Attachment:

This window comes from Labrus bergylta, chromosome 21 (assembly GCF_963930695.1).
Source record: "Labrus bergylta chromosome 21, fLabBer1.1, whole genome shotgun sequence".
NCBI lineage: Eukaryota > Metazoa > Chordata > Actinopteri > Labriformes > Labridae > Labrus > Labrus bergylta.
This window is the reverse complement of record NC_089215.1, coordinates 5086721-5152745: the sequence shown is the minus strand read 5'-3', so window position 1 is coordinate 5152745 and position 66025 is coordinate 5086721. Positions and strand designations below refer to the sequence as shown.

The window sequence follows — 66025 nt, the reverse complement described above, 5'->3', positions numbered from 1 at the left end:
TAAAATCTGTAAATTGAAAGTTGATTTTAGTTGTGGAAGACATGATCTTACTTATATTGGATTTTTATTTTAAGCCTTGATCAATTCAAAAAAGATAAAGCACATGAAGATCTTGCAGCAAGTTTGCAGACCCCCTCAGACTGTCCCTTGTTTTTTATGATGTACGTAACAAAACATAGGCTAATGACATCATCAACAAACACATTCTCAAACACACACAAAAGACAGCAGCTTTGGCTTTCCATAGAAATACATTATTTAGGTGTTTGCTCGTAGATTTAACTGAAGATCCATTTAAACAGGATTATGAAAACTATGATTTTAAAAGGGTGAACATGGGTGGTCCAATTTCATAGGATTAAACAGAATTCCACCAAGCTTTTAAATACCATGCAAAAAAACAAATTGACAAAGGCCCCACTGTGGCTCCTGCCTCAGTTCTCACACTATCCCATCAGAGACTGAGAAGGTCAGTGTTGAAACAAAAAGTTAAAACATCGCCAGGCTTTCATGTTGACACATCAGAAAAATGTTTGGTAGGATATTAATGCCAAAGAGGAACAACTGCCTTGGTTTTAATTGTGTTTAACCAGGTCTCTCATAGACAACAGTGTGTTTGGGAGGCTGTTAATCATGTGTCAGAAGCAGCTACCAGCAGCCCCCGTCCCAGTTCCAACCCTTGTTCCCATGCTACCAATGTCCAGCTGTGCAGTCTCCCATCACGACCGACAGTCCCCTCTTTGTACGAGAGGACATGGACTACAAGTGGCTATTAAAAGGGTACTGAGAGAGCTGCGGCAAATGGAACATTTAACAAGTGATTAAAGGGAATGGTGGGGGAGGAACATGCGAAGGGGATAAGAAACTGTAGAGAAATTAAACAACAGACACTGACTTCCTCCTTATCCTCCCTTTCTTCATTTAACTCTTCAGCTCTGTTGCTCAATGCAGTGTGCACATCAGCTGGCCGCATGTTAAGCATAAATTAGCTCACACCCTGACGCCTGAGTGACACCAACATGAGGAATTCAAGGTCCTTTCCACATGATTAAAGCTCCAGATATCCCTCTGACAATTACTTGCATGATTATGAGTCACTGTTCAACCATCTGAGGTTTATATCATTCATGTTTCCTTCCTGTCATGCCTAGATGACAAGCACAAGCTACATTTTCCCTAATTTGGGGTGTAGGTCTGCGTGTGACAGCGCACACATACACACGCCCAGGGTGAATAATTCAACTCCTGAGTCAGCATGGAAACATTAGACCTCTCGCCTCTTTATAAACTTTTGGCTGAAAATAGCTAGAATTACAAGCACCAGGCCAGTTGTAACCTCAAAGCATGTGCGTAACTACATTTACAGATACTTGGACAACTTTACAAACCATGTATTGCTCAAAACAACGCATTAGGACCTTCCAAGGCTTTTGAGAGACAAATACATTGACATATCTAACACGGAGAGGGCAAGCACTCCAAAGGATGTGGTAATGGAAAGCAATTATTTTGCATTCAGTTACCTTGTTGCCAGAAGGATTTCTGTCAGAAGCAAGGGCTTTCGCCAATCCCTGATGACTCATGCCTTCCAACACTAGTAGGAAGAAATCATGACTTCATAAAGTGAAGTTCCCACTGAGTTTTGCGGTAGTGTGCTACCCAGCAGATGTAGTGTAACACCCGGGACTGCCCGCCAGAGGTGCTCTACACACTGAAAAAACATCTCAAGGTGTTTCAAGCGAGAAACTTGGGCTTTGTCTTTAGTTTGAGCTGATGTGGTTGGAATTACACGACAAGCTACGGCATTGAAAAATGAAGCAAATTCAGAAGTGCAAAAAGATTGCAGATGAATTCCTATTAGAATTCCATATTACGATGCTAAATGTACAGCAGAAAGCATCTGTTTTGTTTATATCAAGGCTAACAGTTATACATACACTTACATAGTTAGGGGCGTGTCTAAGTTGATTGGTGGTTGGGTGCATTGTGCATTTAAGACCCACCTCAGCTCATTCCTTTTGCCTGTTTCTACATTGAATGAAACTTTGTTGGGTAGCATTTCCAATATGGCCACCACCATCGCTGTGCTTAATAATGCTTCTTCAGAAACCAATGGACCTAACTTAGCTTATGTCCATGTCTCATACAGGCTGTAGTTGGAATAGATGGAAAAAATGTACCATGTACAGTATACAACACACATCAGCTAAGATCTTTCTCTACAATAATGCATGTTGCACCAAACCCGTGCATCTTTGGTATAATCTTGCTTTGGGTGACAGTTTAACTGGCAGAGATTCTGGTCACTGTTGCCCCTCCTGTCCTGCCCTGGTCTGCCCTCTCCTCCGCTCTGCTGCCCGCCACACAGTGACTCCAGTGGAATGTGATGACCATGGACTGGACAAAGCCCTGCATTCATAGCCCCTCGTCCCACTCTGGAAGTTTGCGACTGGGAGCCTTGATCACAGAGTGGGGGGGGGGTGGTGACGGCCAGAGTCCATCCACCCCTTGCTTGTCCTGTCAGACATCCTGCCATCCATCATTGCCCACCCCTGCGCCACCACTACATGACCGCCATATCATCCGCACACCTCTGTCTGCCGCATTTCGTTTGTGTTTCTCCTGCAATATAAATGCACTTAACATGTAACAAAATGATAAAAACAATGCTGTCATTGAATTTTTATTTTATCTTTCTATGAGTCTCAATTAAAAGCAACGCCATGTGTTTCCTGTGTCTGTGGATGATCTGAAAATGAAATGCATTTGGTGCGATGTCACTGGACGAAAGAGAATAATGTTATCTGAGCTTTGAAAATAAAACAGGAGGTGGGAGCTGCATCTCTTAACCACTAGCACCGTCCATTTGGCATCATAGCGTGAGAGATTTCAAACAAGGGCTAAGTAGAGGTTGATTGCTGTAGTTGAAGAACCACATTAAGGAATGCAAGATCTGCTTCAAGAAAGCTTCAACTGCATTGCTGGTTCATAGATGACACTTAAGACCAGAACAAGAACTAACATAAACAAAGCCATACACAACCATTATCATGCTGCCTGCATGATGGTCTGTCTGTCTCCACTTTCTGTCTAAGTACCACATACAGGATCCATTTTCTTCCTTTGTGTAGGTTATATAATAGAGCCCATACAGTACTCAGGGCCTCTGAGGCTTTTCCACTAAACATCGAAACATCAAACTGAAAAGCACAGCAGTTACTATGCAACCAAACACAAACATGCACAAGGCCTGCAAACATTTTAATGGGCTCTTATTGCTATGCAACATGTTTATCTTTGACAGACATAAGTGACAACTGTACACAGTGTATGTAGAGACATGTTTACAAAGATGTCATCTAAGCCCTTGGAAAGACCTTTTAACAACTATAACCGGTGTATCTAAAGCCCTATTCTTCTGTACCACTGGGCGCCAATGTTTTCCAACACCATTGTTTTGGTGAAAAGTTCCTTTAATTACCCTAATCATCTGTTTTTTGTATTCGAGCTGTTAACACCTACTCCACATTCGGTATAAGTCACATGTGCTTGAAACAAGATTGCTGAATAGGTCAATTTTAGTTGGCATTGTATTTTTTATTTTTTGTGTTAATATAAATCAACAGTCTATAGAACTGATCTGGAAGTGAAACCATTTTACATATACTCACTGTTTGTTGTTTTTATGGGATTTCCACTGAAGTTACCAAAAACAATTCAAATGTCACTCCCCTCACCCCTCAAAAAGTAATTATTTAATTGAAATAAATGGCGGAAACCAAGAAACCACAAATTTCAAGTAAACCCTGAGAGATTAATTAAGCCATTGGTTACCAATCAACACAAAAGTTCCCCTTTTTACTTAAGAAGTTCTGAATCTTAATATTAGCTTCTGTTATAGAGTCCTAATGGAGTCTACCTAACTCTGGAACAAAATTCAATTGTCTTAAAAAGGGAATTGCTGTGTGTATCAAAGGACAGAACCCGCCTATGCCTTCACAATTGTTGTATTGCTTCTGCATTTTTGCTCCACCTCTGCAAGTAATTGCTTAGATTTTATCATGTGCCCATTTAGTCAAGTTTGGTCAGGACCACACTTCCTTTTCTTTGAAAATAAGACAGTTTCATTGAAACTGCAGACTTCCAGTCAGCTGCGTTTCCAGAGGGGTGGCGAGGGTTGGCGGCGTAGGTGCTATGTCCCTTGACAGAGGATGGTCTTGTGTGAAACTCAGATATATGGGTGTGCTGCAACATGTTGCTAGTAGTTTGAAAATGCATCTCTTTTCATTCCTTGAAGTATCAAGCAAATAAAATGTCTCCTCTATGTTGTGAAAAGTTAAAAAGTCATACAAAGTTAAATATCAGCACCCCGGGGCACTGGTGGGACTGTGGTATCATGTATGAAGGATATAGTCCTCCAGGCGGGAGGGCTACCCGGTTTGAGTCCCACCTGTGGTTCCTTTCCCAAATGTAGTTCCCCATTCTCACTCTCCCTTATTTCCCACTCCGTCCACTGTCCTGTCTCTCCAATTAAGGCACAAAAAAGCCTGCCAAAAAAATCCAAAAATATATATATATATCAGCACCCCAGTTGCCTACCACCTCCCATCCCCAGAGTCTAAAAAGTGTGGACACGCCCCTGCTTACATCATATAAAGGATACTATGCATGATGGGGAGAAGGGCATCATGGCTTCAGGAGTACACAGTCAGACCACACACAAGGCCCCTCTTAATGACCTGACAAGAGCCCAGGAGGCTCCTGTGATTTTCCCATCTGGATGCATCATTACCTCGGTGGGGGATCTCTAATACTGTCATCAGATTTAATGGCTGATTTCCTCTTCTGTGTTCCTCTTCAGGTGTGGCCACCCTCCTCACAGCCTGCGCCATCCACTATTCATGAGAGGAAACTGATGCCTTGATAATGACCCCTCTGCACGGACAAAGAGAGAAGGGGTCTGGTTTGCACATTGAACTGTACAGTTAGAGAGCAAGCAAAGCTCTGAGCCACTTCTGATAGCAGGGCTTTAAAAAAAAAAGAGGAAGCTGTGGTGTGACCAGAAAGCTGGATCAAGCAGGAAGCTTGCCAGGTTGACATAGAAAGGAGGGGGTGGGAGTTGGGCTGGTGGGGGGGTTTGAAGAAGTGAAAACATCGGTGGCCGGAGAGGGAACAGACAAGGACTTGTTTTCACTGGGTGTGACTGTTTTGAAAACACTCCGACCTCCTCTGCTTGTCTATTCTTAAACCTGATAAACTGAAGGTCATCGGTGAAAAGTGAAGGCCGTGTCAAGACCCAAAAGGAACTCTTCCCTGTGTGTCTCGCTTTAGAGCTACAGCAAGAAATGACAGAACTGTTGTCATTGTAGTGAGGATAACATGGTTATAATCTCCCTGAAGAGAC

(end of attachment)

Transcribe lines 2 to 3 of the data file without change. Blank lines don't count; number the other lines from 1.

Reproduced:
Source record: "Labrus bergylta chromosome 21, fLabBer1.1, whole genome shotgun sequence".
NCBI lineage: Eukaryota > Metazoa > Chordata > Actinopteri > Labriformes > Labridae > Labrus > Labrus bergylta.